Our approach

We believe that transforming our health and social care system so it is fit for the 21st century will require a focus on both system redesign and continuous improvement.

Supporting teams to become more effective and efficient won’t help if fundamentally the system needs redesigning. However, it is not enough to redesign a system if we don’t then provide those delivering care with the skills to continuously improve it. So our approach is to focus on both:

  1. Supporting the work to redesign systems, services and processes which enable people to receive the right support and care, in the right place, at the right time while also reducing harm, waste, duplication, fragmentation and inappropriate variation.
  2. Supporting the development of cultures of continuous quality improvement so that every person working in health and social care is engaged in the work of improving their day to day practice.

We combine a person-centred, evidence and data informed approach with the systematic application of design methodologies, quality improvement methodologies and relational change management (improving outcomes through relationships). We are currently looking at how we might better integrate behavioural science into our core approach to ensure we are using the latest evidence about what enables key changes in individual behaviour.

Further, we recognise the vital role of artificial intelligence and automation in the work of transformation and hence are committed to close partnership working with national digital organisations such as NHS National Services Scotland, NHS 24 and the Scottish Centre for Telehealth and Telecare. An example of how this has worked in practice can be found in our case study on overnight support.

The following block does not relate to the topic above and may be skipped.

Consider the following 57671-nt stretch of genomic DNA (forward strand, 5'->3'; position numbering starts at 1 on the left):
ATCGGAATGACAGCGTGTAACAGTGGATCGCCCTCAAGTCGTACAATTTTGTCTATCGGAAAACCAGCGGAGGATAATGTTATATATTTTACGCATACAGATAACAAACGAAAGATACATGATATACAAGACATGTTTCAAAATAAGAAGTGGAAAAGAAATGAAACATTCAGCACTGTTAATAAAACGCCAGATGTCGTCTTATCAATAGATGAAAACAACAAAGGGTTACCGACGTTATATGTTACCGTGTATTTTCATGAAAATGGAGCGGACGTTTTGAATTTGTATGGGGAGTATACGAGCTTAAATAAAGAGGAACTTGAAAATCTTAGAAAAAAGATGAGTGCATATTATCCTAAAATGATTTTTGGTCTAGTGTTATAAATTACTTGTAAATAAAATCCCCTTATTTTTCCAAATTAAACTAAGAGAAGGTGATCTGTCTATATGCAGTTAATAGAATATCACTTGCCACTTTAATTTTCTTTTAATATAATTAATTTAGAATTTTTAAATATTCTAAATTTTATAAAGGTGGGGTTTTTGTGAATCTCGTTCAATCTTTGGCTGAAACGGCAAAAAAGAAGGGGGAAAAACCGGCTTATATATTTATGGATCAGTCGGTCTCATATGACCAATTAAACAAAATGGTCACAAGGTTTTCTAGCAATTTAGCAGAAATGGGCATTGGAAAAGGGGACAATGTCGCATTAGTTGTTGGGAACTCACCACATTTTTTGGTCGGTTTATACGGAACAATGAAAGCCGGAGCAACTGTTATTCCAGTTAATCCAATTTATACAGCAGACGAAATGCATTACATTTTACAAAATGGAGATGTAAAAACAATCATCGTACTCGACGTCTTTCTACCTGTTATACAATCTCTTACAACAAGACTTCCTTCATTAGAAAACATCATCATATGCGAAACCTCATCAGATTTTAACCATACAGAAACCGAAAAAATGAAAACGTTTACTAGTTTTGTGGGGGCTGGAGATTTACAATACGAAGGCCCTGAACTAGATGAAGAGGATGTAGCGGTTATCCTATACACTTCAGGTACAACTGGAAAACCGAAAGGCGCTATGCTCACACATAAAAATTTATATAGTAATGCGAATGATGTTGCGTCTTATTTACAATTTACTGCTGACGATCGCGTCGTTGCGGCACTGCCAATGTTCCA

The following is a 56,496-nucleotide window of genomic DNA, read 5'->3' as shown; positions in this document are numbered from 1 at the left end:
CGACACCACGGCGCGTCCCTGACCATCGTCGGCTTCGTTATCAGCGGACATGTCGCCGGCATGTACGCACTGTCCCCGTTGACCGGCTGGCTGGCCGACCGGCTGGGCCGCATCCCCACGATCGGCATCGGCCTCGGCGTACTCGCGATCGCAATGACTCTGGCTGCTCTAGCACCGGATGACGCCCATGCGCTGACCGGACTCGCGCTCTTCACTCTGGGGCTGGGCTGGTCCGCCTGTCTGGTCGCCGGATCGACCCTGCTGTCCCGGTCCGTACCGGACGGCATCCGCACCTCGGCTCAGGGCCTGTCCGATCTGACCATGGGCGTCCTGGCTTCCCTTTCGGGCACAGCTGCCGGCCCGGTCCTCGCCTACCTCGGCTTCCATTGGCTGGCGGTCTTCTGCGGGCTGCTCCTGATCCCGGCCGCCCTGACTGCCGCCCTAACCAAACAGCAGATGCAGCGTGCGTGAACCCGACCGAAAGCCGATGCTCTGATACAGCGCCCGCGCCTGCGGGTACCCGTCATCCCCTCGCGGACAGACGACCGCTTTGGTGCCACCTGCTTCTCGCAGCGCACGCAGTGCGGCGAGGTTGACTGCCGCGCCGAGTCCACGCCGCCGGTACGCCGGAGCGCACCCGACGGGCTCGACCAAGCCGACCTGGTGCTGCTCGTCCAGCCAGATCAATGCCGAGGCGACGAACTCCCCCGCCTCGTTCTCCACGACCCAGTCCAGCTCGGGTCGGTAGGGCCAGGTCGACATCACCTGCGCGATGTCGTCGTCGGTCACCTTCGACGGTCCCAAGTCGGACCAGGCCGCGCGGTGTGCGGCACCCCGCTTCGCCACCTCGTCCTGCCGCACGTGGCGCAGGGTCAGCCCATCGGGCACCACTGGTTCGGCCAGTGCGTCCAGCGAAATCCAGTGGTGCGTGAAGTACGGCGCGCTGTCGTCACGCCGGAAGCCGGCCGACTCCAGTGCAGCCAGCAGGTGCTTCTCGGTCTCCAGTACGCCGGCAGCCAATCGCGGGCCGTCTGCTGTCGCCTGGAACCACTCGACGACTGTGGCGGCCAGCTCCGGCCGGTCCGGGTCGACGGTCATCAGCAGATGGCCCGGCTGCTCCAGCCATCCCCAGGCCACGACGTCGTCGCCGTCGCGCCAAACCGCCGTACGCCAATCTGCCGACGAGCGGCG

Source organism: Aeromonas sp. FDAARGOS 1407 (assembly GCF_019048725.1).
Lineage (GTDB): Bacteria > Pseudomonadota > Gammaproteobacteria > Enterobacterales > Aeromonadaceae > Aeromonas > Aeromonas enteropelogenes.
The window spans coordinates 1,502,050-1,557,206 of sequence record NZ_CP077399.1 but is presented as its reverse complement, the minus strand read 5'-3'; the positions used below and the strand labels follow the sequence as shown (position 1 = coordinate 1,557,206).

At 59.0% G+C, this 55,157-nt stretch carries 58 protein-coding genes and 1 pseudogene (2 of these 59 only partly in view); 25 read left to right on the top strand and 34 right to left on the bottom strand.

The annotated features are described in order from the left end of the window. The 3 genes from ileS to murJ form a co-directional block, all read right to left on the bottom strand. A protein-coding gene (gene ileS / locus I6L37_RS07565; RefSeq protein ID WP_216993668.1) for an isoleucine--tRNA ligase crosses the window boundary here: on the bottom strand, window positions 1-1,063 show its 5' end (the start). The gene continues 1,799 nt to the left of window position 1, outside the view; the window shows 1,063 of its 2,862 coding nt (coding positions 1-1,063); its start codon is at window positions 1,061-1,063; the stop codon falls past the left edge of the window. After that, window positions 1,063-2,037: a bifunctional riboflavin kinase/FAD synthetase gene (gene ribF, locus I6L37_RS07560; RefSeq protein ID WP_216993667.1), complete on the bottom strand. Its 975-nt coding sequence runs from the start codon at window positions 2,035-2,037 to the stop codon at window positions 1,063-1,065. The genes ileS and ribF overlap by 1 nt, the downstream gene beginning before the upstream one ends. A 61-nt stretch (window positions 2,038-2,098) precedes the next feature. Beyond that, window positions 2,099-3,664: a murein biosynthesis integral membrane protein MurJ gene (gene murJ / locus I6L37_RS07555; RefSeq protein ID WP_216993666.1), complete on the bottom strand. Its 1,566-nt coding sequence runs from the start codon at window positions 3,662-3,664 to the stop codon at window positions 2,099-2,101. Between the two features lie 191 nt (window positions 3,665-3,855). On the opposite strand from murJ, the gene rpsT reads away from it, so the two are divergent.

Our work focuses on:

  • Supporting services and systems to understand their high impact opportunities for improvement.
  • Assisting in the design of processes, care models and systems which will improve outcomes.
  • Providing practical support to enable organisations to implement changes that will lead to improvement.
  • Supporting services and systems to evaluate the impact of their changes, embed successful change and spread the learning about what has and hasn’t worked.

Our core offerings are delivered through a combination of:

  • Bespoke support – this is largely focused on our work around system redesign and our work with governance. Practical examples include our work in Orkney and our work with Health and Social Care Partnerships (HSCPs) leaders.
  • National improvement programmes
    • Prototyping programmes – these are programmes where we are working with a defined number of local organisations to develop and test practical solutions for common improvement challenges across Scotland. For example, see our current work with five HSCPs to develop tools and approaches to reducing pressure ulcers in care homes.
    • Scale-up programmes – these are programmes where we are providing support to scale-up known improvements across the wider Current examples include our work around the SPSP and our Living Well in Communities programme.
  • National learning networks – In 2017-18 we facilitated 17 national learning networks. Some of these are embedded within our national improvement programmes, while others sit separately.
  • Grants and allocations – to enable improvement work to happen locally. In 2017-18, £2.95 million of the ihub budget was allocated to health and social care organisations to enable them to fund staff to do the work of improvement.

We work at every level in the health and social care system, though the majority of our work is with the teams that deliver health and care services in the recognition that this is where much of the meaningful improvement work happens. However, over the last year we have increased the focus of our work with the management and governance tiers for two reasons:

  • System redesign work, by its nature, requires an organisational approach.
  • Continuous quality improvement within our health and social care delivery teams requires an enabling organisational infrastructure and culture, which in turn requires an enabling national context.

Healthcare Improvement Scotland’s Improvement Hub (ihub) is enabling health and social care improvement, by: